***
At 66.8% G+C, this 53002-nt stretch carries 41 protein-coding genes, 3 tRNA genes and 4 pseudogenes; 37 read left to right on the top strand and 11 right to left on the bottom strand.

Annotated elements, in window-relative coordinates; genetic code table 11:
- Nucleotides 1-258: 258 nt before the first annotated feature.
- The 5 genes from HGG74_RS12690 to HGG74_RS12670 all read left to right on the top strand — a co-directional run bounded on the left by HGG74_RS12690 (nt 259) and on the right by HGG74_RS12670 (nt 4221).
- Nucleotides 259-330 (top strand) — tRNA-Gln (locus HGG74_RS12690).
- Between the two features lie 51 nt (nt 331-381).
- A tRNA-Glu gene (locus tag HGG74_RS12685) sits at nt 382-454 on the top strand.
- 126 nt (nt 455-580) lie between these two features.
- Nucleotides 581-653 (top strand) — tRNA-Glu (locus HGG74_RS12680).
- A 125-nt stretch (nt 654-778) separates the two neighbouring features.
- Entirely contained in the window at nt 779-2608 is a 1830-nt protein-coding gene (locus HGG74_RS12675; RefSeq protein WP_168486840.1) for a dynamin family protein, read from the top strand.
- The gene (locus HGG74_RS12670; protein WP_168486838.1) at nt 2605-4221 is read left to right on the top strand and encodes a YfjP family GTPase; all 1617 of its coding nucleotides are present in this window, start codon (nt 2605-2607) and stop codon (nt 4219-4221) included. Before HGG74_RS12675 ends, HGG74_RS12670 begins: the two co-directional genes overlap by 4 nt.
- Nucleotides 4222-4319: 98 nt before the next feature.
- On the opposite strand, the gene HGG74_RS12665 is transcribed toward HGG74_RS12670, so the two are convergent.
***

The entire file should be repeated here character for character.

At 66.8% G+C, this 53002-nt stretch carries 41 protein-coding genes, 3 tRNA genes and 4 pseudogenes; 37 read left to right on the top strand and 11 right to left on the bottom strand.

Annotated elements, in window-relative coordinates; genetic code table 11:
- Nucleotides 1-258: 258 nt before the first annotated feature.
- The 5 genes from HGG74_RS12690 to HGG74_RS12670 all read left to right on the top strand — a co-directional run bounded on the left by HGG74_RS12690 (nt 259) and on the right by HGG74_RS12670 (nt 4221).
- Nucleotides 259-330 (top strand) — tRNA-Gln (locus HGG74_RS12690).
- Between the two features lie 51 nt (nt 331-381).
- A tRNA-Glu gene (locus tag HGG74_RS12685) sits at nt 382-454 on the top strand.
- 126 nt (nt 455-580) lie between these two features.
- Nucleotides 581-653 (top strand) — tRNA-Glu (locus HGG74_RS12680).
- A 125-nt stretch (nt 654-778) separates the two neighbouring features.
- Entirely contained in the window at nt 779-2608 is a 1830-nt protein-coding gene (locus HGG74_RS12675; RefSeq protein WP_168486840.1) for a dynamin family protein, read from the top strand.
- The gene (locus HGG74_RS12670; protein WP_168486838.1) at nt 2605-4221 is read left to right on the top strand and encodes a YfjP family GTPase; all 1617 of its coding nucleotides are present in this window, start codon (nt 2605-2607) and stop codon (nt 4219-4221) included. Before HGG74_RS12675 ends, HGG74_RS12670 begins: the two co-directional genes overlap by 4 nt.
- Nucleotides 4222-4319: 98 nt before the next feature.
- On the opposite strand, the gene HGG74_RS12665 is transcribed toward HGG74_RS12670, so the two are convergent.